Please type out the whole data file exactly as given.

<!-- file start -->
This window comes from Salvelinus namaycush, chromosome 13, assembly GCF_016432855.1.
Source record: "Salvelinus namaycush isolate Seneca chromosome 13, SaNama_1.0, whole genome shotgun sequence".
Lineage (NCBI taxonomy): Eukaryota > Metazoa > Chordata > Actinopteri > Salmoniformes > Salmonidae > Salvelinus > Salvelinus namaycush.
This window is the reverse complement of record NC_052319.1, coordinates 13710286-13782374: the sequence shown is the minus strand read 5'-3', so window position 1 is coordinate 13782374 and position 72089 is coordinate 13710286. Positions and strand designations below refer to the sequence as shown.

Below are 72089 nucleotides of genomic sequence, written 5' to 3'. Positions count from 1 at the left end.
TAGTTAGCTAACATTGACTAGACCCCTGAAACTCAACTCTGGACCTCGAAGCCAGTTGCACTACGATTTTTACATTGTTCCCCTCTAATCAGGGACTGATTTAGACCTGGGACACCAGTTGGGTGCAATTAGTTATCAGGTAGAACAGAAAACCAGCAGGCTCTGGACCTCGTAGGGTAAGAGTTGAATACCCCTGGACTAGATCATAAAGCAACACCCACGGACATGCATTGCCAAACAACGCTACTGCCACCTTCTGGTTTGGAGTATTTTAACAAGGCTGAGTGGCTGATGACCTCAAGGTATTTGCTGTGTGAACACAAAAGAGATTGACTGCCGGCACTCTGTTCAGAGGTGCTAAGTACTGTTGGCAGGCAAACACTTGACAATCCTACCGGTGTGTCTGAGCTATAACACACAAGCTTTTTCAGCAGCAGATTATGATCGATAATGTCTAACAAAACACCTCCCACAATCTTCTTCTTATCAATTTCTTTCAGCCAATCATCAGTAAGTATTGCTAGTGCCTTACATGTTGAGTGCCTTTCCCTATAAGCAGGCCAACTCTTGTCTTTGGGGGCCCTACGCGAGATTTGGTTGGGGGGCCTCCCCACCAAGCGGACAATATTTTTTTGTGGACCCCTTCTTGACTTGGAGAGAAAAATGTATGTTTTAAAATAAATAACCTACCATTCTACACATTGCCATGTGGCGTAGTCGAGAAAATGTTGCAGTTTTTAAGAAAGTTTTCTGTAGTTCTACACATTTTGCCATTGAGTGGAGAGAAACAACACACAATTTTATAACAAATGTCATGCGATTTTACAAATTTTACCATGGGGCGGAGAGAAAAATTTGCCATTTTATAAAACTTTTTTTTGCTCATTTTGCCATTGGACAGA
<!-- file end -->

This window comes from Salvelinus namaycush, chromosome 13, assembly GCF_016432855.1.
Source record: "Salvelinus namaycush isolate Seneca chromosome 13, SaNama_1.0, whole genome shotgun sequence".
Lineage (NCBI taxonomy): Eukaryota > Metazoa > Chordata > Actinopteri > Salmoniformes > Salmonidae > Salvelinus > Salvelinus namaycush.
This window is the reverse complement of record NC_052319.1, coordinates 13710286-13782374: the sequence shown is the minus strand read 5'-3', so window position 1 is coordinate 13782374 and position 72089 is coordinate 13710286. Positions and strand designations below refer to the sequence as shown.

Below are 72089 nucleotides of genomic sequence, written 5' to 3'. Positions count from 1 at the left end.
TAGTTAGCTAACATTGACTAGACCCCTGAAACTCAACTCTGGACCTCGAAGCCAGTTGCACTACGATTTTTACATTGTTCCCCTCTAATCAGGGACTGATTTAGACCTGGGACACCAGTTGGGTGCAATTAGTTATCAGGTAGAACAGAAAACCAGCAGGCTCTGGACCTCGTAGGGTAAGAGTTGAATACCCCTGGACTAGATCATAAAGCAACACCCACGGACATGCATTGCCAAACAACGCTACTGCCACCTTCTGGTTTGGAGTATTTTAACAAGGCTGAGTGGCTGATGACCTCAAGGTATTTGCTGTGTGAACACAAAAGAGATTGACTGCCGGCACTCTGTTCAGAGGTGCTAAGTACTGTTGGCAGGCAAACACTTGACAATCCTACCGGTGTGTCTGAGCTATAACACACAAGCTTTTTCAGCAGCAGATTATGATCGATAATGTCTAACAAAACACCTCCCACAATCTTCTTCTTATCAATTTCTTTCAGCCAATCATCAGTAAGTATTGCTAGTGCCTTACATGTTGAGTGCCTTTCCCTATAAGCAGGCCAACTCTTGTCTTTGGGGGCCCTACGCGAGATTTGGTTGGGGGGCCTCCCCACCAAGCGGACAATATTTTTTTGTGGACCCCTTCTTGACTTGGAGAGAAAAATGTATGTTTTAAAATAAATAACCTACCATTCTACACATTGCCATGTGGCGTAGTCGAGAAAATGTTGCAGTTTTTAAGAAAGTTTTCTGTAGTTCTACACATTTTGCCATTGAGTGGAGAGAAACAACACACAATTTTATAACAAATGTCATGCGATTTTACAAATTTTACCATGGGGCGGAGAGAAAAATTTGCCATTTTATAAAACTTTTTTTTGCTCATTTTGCCATTGGACAGA